Researchers found no correlation between consumer ratings and privacy scores in a review of mental health apps.
The study, published in JAMA Network Open, assessed nearly 580 mental health apps for accessibility, privacy and security, interoperability, features offered, and how users input data and receive feedback.
There was no correlation between star ratings on the Apple App Store or the Google Play Store and privacy scores, though the number of app downloads from Google’s store weakly correlated with privacy.
Of the apps studied, all were available in English, but only 18% were also offered in Spanish. More than half offered at least one accessibility feature, like text size adjustment or text-to-speech or speech-to-text abilities, and 65% could function without an internet connection. Though 88% were free to download, only 39% were completely free, with others including in-app purchases to subscription plans for full functionality.
Only 15% of the apps included a feasibility or efficacy study, though the analysis didn’t evaluate the quality of those studies. Some 30% of the apps allowed users to export or email their data, but only 2% could be integrated with an EHR.
The most common features offered by the mental health apps were psychoeducation, followed by goal setting and habit forming, and then mindfulness. However, few apps offered biofeedback using sensor data, Acceptance and Commitment Therapy (2%) and Dialectical Behavioral Therapy.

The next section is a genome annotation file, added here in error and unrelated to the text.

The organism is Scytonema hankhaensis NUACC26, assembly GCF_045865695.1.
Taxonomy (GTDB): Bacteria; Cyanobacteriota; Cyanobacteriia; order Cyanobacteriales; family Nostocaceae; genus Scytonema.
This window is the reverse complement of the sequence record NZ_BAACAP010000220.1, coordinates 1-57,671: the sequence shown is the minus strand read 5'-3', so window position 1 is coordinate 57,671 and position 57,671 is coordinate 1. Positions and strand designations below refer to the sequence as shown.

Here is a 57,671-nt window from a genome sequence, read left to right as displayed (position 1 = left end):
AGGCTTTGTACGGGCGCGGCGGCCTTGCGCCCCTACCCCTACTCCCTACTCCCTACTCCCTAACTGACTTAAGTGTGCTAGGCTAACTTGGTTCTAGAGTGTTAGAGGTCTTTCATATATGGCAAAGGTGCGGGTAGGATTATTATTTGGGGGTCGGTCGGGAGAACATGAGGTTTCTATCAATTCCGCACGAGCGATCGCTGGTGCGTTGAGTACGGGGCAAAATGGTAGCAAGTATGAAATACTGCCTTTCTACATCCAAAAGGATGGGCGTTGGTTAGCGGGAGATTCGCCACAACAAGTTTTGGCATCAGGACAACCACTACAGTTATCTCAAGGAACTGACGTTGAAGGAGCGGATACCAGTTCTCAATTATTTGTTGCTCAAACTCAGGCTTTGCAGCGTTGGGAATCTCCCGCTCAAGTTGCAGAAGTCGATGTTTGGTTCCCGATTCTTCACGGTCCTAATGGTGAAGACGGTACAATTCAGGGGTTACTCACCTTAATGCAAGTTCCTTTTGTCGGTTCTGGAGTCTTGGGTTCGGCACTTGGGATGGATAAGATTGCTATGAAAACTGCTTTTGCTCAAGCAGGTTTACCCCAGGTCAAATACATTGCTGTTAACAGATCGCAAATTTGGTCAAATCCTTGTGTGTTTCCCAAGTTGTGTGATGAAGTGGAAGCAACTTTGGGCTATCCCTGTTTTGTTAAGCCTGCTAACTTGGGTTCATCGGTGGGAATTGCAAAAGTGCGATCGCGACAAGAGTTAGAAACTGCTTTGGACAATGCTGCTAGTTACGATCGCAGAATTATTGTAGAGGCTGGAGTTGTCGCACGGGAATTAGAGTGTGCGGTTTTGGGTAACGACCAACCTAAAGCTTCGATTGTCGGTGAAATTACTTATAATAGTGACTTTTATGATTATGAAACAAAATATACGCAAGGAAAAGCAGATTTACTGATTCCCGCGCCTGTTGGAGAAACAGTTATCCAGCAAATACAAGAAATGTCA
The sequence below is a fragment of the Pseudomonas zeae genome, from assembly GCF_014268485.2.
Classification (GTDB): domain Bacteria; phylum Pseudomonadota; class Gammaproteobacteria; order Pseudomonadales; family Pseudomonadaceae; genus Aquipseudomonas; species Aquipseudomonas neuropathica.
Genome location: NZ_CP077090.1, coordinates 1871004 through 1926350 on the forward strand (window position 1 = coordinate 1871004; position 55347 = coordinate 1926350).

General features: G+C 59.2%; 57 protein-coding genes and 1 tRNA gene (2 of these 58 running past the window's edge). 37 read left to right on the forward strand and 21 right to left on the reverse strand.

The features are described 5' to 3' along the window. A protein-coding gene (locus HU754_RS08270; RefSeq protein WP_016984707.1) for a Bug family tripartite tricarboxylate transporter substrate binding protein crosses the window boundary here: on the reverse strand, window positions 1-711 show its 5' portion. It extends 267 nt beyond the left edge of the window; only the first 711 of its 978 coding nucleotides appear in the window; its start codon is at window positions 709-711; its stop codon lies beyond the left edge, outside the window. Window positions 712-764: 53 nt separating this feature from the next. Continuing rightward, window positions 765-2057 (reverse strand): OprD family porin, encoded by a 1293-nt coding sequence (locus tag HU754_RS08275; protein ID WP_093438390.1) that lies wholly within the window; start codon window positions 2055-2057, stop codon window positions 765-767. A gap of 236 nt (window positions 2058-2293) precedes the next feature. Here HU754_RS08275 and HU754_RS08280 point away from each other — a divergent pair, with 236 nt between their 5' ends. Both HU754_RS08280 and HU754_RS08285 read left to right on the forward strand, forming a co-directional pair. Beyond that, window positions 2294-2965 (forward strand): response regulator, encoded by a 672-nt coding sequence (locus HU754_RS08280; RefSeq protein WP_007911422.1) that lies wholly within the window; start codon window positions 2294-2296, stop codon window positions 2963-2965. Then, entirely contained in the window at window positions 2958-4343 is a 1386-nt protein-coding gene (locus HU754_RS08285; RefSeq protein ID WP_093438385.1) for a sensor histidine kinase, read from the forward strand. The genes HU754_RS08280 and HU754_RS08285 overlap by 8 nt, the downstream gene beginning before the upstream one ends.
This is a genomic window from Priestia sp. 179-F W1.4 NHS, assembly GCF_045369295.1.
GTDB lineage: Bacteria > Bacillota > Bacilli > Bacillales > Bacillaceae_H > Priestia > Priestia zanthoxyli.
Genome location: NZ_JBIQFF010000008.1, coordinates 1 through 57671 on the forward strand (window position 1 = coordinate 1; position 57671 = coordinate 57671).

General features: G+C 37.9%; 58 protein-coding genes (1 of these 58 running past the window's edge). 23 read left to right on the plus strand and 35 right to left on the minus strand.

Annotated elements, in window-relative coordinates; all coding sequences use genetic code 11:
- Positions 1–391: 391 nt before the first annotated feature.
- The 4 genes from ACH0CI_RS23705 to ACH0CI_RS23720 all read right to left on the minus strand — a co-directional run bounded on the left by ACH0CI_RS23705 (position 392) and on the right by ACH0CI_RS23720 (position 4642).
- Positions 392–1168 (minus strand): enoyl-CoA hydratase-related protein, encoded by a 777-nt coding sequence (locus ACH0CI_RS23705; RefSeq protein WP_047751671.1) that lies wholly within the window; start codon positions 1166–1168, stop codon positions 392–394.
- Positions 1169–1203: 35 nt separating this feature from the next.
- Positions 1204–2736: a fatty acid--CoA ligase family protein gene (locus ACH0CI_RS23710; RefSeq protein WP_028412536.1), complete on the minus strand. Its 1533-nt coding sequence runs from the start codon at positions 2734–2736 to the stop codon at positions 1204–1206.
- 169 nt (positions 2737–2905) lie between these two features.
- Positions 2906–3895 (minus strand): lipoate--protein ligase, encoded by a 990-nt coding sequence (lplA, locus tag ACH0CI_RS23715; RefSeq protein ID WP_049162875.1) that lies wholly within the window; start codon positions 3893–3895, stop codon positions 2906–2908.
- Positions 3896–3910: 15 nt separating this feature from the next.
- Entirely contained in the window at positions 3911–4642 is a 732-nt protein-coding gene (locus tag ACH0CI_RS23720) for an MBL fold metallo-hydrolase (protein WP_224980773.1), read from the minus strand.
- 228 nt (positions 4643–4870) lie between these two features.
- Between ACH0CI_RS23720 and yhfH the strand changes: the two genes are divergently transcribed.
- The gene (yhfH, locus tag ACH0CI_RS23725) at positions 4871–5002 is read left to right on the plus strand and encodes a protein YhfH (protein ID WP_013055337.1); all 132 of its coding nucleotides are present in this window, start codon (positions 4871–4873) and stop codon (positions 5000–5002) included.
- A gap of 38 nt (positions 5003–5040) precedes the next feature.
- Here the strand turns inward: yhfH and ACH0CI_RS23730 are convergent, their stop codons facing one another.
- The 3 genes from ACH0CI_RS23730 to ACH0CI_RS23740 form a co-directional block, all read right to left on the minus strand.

“These findings suggest that apps on the marketplace offer overlapping features, and metrics such as star ratings or the number of downloads may not provide adequate information about the privacy or efficacy of mental health apps,” the study’s authors wrote.
WHY IT MATTERS
Researchers noted some limitations to the study, since they did not evaluate app quality or the science behind the apps. They also only analyzed apps that cost $10 or less, so more expensive offerings could provide different tools.
But they argue the current regulation landscape for mental health apps leaves patients and clinicians to evaluate apps with little formal support. Many apps lacked accessibility features, and few were offered in Spanish, giving some users limited options. Apps that offer support for higher-acuity conditions were also less common. For example, only 13 were designed for people with schizophrenia.
However, since there are a large number of free mental health apps and many offer similar features, clinicians and patients can be picky when making decisions.
“The findings of this cross-sectional study suggest that the current app marketplaces lack diversity in their offerings and fail to implement potentially high-impact features,” the study’s authors wrote. “Another challenge to the app space is that easily accessible metrics like star ratings fail to consider privacy capabilities. Thus, clinicians and patients must discern apps beyond such measures to ensure the discovery of apps that both fit their unique needs and protect their privacy.”